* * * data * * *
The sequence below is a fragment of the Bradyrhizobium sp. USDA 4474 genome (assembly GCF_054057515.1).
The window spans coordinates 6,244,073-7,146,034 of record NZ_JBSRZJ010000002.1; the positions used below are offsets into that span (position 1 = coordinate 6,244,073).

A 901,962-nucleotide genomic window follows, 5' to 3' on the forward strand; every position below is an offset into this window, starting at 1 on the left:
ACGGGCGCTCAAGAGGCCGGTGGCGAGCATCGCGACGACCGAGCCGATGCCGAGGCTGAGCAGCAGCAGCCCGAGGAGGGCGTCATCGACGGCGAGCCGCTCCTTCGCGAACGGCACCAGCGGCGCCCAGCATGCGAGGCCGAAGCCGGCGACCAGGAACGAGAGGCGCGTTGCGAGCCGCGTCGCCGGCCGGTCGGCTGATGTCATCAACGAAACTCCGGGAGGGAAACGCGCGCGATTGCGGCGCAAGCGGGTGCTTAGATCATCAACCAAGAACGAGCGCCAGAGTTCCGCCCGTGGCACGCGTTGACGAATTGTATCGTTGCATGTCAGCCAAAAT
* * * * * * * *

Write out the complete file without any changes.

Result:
The sequence below is a fragment of the Bradyrhizobium sp. USDA 4474 genome (assembly GCF_054057515.1).
The window spans coordinates 6,244,073-7,146,034 of record NZ_JBSRZJ010000002.1; the positions used below are offsets into that span (position 1 = coordinate 6,244,073).

A 901,962-nucleotide genomic window follows, 5' to 3' on the forward strand; every position below is an offset into this window, starting at 1 on the left:
ACGGGCGCTCAAGAGGCCGGTGGCGAGCATCGCGACGACCGAGCCGATGCCGAGGCTGAGCAGCAGCAGCCCGAGGAGGGCGTCATCGACGGCGAGCCGCTCCTTCGCGAACGGCACCAGCGGCGCCCAGCATGCGAGGCCGAAGCCGGCGACCAGGAACGAGAGGCGCGTTGCGAGCCGCGTCGCCGGCCGGTCGGCTGATGTCATCAACGAAACTCCGGGAGGGAAACGCGCGCGATTGCGGCGCAAGCGGGTGCTTAGATCATCAACCAAGAACGAGCGCCAGAGTTCCGCCCGTGGCACGCGTTGACGAATTGTATCGTTGCATGTCAGCCAAAAT